On Saturday morning, Yully came to my room to tell me that Manuel Mibeco - the curaca of Brillo Nuevo had passed away in the hospital in Pebas the previous night.
This was very sad news for me because Manuel had welcomed me to his maloca in the Bora village of Brillo Nuevo since my first visit there in 2008. In older times, the curaca (also called "apu" by some groups) of a native village was a community's leader in many ways. He organized practical matters like cooperative work tasks, resolved conflicts, taught young people the stories about their people, how to behave and how each special festival should be held.
As modern customs replaced older traditions, the status of the curaca radically changed. Evangelical churches sometimes branded curaca teachings as demonic. Community governance shifted to leaders elected to fill posts of president, secretary, and treasurer, etc. It was not uncommon for curacas to turn to alcohol to relieve the stress of their diminished role.
Community members were less inclined to maintain the thatch roof of the large malocas which had once been the heart of cultural life. To make ends meet, some curacas sold off their large manguare drums that used to be used to communicate with people many miles away. Some communities lost their last curaca because no son was wanted or willing to replace them.
Manuel persevered through many of these challenges. He was generous sharing his knowledge with anyone willing to patiently listen. I watched him prepare the coca powder with ash and then listen to him explain the origins of festivals as green puffs came out from the side of his mouth. I feel so lucky I got to see him lead chants and dances at the chicha de pijuayo festival last March.
After packing, talking to Yuri and a quick breakfast, I took a motorcar to the house where Don Manuel was lying on a table in a house in the Yagua village of San José de Piri. The only part of his body not covered with a sheet was part of his face that looked like a wax figure. While these were Manuel’s physical remains, his spirit had clearly left. I shared my condolences with his family, and Yully discreetly made a donation to commission a carpenter to make him a simple coffin.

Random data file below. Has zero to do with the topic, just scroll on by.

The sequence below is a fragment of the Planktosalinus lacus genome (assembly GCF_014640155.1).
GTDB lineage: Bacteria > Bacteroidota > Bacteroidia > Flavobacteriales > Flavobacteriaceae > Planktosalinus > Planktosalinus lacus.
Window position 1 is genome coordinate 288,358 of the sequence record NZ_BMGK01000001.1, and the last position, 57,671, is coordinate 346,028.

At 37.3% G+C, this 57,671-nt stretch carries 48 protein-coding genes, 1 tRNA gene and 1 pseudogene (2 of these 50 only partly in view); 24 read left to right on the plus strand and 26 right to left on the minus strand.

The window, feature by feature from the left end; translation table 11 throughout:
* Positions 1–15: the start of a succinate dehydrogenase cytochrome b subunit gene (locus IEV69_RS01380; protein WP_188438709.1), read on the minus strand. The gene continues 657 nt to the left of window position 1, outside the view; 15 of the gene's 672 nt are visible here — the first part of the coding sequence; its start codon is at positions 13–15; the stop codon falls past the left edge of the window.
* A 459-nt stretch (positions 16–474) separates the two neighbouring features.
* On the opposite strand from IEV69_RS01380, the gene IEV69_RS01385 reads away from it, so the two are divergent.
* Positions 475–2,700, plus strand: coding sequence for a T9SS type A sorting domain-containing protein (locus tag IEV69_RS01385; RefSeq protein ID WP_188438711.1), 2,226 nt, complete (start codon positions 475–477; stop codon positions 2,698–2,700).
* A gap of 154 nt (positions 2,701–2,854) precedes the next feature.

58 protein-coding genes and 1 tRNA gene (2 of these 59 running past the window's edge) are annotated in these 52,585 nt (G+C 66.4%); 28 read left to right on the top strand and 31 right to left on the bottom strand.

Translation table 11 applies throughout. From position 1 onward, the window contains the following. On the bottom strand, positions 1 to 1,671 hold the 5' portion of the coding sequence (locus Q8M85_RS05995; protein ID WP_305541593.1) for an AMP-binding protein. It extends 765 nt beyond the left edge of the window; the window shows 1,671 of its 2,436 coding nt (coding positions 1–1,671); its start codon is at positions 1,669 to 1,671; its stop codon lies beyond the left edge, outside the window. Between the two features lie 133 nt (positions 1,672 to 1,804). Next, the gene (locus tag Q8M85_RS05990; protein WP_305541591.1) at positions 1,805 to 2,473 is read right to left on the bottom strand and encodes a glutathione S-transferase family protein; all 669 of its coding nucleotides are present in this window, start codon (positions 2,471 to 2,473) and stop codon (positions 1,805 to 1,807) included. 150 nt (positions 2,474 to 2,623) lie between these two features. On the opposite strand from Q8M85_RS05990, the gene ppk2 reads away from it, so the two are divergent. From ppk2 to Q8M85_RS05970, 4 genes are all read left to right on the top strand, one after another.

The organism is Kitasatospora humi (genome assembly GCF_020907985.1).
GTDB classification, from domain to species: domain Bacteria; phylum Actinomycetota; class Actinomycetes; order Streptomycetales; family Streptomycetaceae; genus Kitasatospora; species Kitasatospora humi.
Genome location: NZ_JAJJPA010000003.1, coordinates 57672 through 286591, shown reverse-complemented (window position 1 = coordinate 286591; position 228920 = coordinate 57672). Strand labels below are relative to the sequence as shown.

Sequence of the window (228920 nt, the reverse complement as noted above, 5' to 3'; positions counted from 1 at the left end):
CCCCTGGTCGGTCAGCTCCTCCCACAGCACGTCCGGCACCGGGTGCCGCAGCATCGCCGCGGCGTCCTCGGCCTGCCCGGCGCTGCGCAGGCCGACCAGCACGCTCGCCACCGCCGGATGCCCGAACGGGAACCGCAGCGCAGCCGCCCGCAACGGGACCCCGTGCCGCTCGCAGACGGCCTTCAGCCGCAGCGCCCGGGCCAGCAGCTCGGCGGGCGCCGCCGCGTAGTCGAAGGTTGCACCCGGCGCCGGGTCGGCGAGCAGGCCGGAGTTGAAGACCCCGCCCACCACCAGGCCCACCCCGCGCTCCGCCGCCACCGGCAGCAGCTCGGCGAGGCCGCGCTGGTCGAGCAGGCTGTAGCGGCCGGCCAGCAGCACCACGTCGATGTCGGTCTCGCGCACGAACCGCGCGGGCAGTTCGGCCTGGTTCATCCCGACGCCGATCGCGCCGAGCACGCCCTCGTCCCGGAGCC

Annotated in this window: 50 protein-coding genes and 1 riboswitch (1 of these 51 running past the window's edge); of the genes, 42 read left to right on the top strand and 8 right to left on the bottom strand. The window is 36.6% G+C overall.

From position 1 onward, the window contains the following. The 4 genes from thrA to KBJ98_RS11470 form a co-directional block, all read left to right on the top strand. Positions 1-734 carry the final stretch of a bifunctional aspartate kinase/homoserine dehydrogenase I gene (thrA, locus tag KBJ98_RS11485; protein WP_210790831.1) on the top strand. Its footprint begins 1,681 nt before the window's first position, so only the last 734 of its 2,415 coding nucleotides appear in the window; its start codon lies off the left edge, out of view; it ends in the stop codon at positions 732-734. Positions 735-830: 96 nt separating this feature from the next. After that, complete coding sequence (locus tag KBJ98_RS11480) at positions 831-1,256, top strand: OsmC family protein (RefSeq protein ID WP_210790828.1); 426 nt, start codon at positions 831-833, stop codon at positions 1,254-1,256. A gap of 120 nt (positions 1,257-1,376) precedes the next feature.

Manuel was originally going to be buried in the village, but the family welcomed hearing that Pebas was donating a plot in the town cemetery to honor this community leader. When a “furgonetta” arrived, I helped transfer Manuel’s white coffin to this cargo carrying motorcycle. Some young men hopped on the back while the rest of us walked to the cemetery.
When we arrived, the coffin was already next to a hole and large mound of earth. People dressed in everyday clothes were gathered around three sides of the gravesite on a slope. I didn’t know what to expect, but I was preparing to discreetly photograph the scene to share with others who couldn’t be there when one of Manuel’s daughters who I didn’t know asked me to give the oration – a short talk to pay tribute to her father.
I was surprised because while I had known him for some years, there were many family members and others who knew him even better. I asked Yully to come over and make sure I was hearing the request correctly, and she confirmed that I would be the only person to make such remarks.
I had never felt so nervous about my less-than-perfect Spanish, but having written something about Manuel the previous day gave me a starting point. For the rest, I tried to imagine that I had stood up to give a message in my Friends Meeting with faith that whatever I said would feel genuine and appropriate.
When I felt done, I ended with a Quaker type request for silence and asked everyone to remember Manuel in their own way. There was silence for a while then one after another, Manuel’s wife and daughters began to cry – quietly at first then more loudly as they draped themselves over his coffin.
As the grieving of Manuel’s family intensified, I became unsure about what if anything I should say. I then saw Manuel’s nephew Rolando on the other side of the grave motioning that he was prepared to speak. I very gratefully said that I was now passing the word to him.
Rolando began to talk about Manuel as a great curaca, but he stopped when the anguished cries of his daughters drowned him out. When the gravesite attendants began to lower the coffin into the ground with two straps, the wailing grew even louder, and Rolando motioned for them to hold off.
We all waited for a while longer, but when it felt like it was time to move ahead with the inevitable, the attendants moved the coffin into the hole. Several family members firmly grasped one daughter making desperate attempts to hold onto the coffin. Once this was done, the attendants shoveled earth into the hole, and others nearby including me tossed in some clumps as well.
I retreated to the side to share condolences with Arnaud sitting by himself. He is a French man living near Iquitos who I had met at the Chicha de Piyuayo festival in March. He had become very close to Manuel sharing ceremonies with him in healthy times and bringing him natural medicines near his end. While the cancer ultimately ended Manuel’s physical existence after 69 years, we agreed his spirit and teachings would continue to inspire others.
It’s fair to say, however, that Manuel’s tenure as curaca was controversial. Some called him a “brujo” (male witch), and he was harshly judged for drinking too much. It will be a challenge for the son who follows him to reinvigorate waning aspects of Bora traditions.
By the time the grave was almost completely filled, the group had settled into mutual consolation in near silence. It was time for Yully, Doilith, Marianela, and me to depart. I had never witnessed a funeral with such raw emotion, but I didn’t mind it. It was a striking and welcome contrast to final farewells in western society where ceremonies are highly scripted and mourners are expected to “be strong” and shed few if any tears.